Voice/Vision Holocaust Survivor Oral History Archive

Natalie Zamczyk - January 30, 1984

Remembering the War II

And I went and pick up the boy and he was happy to see me. And she asked me, why you are, I don't know, I don't know, I don't know. I'm already here and the, the place is uh, the man came back and I can go there and this. And I, and I went. Next morning, telephone rings, what is it? She said, my God, the God is taking care of you. Do you know what happened yesterday? Other German lady called her. Yesterday evening, late evening, eleven o'clock or something, Gestapo came and took the two women and the German woman, and the apartment was closed.


My child was gone.


See I was so nervous something, you know. That's what it is. Miracle, miracle, miracle.


So something is there, I don't know. Something must be there, you know. That's what my parents taught me, you know, and that's what I... But I, but very often I was thinking it's true that it's something or not. That's all.

Your son, was he able to, to go to school at all during the time during the war?

No, no.


Not at all. That's why, he was reading, that's all.


That's why after the war when we came, you know, I hired the principal of the school, the friend. I went there to ask, imagine the education, what he had for... He was twelve years old, so he had to make uh, the, you know. So he went there for, he came for a half year, they went to, to school. And even before I left Poland, maybe two or three months before I left Poland, he went to high school, first year of high school. Imagine. How he did it, I don't know.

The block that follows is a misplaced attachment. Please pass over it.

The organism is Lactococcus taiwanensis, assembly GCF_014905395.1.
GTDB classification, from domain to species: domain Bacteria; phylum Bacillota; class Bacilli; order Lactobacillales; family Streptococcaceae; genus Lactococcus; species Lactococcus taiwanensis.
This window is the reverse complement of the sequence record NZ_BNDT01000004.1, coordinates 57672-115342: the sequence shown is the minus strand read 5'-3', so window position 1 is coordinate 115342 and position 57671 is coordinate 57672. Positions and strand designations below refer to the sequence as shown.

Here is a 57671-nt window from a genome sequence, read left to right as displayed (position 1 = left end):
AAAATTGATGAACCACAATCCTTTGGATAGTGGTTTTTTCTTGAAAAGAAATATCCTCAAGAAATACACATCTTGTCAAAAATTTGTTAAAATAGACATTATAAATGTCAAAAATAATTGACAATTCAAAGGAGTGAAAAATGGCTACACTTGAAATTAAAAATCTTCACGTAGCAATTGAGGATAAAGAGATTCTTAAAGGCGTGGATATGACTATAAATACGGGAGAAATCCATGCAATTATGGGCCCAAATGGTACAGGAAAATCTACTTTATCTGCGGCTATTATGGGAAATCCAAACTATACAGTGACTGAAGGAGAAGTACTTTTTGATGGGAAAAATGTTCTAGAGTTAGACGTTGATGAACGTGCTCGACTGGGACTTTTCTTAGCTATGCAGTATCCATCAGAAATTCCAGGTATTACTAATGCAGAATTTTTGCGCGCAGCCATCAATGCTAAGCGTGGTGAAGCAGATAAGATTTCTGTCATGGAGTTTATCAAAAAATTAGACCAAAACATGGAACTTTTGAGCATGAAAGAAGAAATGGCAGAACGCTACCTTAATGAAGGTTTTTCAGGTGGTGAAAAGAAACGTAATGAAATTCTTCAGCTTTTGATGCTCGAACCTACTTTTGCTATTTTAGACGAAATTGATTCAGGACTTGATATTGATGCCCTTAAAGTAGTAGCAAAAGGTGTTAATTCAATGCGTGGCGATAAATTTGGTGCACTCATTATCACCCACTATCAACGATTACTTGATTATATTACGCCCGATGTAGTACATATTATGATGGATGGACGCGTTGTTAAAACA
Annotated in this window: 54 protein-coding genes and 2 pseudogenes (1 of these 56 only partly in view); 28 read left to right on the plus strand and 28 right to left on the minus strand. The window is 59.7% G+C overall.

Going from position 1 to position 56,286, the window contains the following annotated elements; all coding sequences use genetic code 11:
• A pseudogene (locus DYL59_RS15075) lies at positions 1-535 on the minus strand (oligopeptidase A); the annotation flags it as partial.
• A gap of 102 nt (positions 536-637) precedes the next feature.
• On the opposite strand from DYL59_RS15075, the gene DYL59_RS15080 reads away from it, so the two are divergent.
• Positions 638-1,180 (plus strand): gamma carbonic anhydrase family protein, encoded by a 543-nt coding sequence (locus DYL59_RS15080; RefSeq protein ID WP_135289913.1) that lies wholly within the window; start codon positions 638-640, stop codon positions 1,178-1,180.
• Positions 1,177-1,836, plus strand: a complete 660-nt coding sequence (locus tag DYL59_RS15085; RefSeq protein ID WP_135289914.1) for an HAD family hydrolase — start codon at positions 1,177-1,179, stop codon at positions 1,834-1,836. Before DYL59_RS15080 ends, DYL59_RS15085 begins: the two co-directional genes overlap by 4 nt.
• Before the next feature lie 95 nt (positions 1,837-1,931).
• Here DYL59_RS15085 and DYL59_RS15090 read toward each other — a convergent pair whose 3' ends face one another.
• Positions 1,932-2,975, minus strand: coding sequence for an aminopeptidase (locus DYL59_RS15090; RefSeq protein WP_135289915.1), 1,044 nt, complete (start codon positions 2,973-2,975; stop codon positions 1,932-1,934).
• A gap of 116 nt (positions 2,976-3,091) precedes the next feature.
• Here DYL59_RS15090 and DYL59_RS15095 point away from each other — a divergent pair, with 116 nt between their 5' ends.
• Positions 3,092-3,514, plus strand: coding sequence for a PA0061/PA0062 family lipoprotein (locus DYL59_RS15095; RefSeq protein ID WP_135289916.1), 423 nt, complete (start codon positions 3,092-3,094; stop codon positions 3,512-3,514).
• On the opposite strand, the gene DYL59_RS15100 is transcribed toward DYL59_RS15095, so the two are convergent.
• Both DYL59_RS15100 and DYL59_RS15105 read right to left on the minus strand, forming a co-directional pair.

And he said that there he did, this was different neighborhood. There he didn't feel no anti-Semitism at all. Nobody even, no. He felt very good. But he had had wonderful in Paris. He didn't understand French, so he didn't...


And later he went in, he went to a, you know, they help me to uh, put him in some school, private school, you know. Jewish children, older, you know, uh, how you call, this was, what they had all no parents or.


Orphans, half-orphan.


So he was half of orphan, so he went there. Because I couldn't work in Paris, you know. So he was there. Yeah, yeah.

Did he get any Jewish education?

Jewish education, no.


Because he didn't have where. When he came to Canada, when we came to Canada, so it was a small town here at this time, beautiful, I love it. So he, so we went to shul the first time. I told him about Jewishness, what I know--I didn't, I taught him. So it was Holy Day, so we went to synagogue there and the man there in synagogue, he couldn't, you know, he was already this time uh, eighteen years old or something, you know, seventeen. Something like this, this was later, you know, when I was already settled another first year. So the man said, you don't know how to daven, or something, something. Oh yeah. So, I'm sorry honey. He had to go say kaddish for the father. Yeah. This I knew, you know. So he had to go and say kaddish. I went with him and he didn't know how. So the man said, how do, why do you not know? So he told him, I never learned because I was during the war. So the man helped him. And he told him, you know what, you come to my place, I am not going to charge you and I will teach you. He went there. But he didn't have...he has to go to school. He has, he didn't have background in Canadian school. He had to learn. English language he didn't know. He had to go to school in Canada, so with little children for a whole year, you know. I said, no. For you it's most important now to learn English.

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